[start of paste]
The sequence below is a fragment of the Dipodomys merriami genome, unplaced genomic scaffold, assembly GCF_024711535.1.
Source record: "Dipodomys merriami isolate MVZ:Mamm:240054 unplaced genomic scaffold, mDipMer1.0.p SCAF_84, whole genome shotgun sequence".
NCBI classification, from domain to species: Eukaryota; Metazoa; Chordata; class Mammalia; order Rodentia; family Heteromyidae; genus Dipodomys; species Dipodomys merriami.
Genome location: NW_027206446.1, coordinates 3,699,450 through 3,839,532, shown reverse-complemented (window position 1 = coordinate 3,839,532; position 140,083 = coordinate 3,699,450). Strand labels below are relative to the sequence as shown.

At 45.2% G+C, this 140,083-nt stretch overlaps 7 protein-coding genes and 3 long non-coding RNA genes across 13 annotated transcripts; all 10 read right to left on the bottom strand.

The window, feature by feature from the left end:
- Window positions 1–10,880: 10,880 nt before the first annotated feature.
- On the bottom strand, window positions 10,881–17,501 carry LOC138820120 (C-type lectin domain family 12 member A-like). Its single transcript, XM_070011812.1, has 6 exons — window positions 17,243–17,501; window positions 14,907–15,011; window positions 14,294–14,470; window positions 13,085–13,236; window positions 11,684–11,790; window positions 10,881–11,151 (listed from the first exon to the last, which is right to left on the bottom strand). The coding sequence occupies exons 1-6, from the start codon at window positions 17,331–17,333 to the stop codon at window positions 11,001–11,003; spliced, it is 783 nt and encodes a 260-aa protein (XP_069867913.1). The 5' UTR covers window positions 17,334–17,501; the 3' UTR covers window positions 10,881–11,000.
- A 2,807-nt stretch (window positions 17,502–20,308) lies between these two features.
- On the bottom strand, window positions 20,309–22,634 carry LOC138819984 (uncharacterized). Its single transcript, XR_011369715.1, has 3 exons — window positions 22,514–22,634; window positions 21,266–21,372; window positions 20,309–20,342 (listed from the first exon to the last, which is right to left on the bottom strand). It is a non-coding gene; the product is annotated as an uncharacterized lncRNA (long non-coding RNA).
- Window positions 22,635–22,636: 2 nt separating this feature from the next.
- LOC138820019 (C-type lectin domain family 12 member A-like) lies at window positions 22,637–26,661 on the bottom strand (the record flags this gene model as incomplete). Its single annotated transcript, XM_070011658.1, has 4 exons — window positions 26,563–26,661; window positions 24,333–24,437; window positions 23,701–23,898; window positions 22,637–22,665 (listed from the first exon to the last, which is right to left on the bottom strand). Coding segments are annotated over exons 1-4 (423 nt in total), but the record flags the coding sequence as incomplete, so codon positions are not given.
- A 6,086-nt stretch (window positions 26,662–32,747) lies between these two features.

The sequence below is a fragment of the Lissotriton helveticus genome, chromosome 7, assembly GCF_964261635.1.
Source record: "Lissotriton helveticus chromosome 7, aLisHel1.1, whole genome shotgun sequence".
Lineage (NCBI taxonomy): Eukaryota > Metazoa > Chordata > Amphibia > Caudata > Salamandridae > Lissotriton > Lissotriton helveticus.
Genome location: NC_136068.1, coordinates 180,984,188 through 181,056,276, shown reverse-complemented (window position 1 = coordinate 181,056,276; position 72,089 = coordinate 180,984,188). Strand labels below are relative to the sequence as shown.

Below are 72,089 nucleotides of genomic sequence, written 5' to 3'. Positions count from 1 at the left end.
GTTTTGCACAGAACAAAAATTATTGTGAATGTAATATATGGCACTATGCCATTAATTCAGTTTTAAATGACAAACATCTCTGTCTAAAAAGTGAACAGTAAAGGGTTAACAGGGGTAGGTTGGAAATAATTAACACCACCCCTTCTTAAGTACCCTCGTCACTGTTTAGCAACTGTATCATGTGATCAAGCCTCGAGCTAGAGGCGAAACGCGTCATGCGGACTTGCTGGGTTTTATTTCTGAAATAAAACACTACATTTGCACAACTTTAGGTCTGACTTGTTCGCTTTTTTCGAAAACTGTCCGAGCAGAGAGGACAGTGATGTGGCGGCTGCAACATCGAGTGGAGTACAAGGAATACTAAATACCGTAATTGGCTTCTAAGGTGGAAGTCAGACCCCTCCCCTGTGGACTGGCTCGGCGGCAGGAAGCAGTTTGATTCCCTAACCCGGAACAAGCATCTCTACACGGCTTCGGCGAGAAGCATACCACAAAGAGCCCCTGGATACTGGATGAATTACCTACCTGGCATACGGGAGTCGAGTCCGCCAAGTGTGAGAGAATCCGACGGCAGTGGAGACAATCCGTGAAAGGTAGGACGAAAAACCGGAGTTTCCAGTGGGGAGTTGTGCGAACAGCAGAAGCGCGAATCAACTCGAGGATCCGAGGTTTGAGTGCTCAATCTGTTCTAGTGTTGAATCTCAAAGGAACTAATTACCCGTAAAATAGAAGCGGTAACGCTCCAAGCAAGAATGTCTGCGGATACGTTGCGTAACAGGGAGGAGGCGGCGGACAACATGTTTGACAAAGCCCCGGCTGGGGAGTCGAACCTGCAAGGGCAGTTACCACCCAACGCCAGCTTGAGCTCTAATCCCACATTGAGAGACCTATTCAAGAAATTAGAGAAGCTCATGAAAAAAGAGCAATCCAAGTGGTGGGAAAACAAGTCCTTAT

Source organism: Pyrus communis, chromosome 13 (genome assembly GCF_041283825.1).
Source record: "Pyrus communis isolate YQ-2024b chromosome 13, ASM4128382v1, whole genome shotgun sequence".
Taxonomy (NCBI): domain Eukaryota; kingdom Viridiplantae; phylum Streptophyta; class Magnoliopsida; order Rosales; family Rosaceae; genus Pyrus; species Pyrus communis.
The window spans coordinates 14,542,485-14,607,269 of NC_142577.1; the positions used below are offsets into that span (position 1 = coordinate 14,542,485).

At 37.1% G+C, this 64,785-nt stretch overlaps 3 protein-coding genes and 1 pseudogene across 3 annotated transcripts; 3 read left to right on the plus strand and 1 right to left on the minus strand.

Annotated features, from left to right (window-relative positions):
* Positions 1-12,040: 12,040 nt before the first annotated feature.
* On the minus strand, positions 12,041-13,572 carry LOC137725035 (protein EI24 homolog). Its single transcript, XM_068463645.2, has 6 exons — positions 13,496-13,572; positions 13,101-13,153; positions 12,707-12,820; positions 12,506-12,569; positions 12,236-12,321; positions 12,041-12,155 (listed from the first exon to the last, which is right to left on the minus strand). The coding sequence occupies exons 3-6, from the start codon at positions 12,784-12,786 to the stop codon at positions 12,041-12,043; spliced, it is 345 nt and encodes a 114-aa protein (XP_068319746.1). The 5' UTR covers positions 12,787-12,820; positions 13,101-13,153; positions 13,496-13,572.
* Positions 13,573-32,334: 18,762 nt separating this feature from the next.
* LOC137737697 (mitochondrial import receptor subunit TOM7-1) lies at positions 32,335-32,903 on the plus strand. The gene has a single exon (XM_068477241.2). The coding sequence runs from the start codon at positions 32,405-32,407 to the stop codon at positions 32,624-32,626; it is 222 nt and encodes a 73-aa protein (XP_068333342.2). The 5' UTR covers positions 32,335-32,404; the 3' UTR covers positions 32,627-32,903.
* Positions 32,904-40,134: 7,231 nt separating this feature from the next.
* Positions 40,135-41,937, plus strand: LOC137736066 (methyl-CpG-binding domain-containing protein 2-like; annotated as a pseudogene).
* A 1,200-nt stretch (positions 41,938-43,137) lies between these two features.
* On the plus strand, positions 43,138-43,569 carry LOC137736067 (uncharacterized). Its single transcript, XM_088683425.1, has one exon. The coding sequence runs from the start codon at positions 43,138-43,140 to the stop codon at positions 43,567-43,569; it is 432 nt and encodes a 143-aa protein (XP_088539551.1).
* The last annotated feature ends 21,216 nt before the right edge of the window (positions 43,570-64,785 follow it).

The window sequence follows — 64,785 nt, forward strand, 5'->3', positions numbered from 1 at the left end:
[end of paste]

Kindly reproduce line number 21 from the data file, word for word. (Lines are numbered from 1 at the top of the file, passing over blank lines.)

Source record: "Pyrus communis isolate YQ-2024b chromosome 13, ASM4128382v1, whole genome shotgun sequence".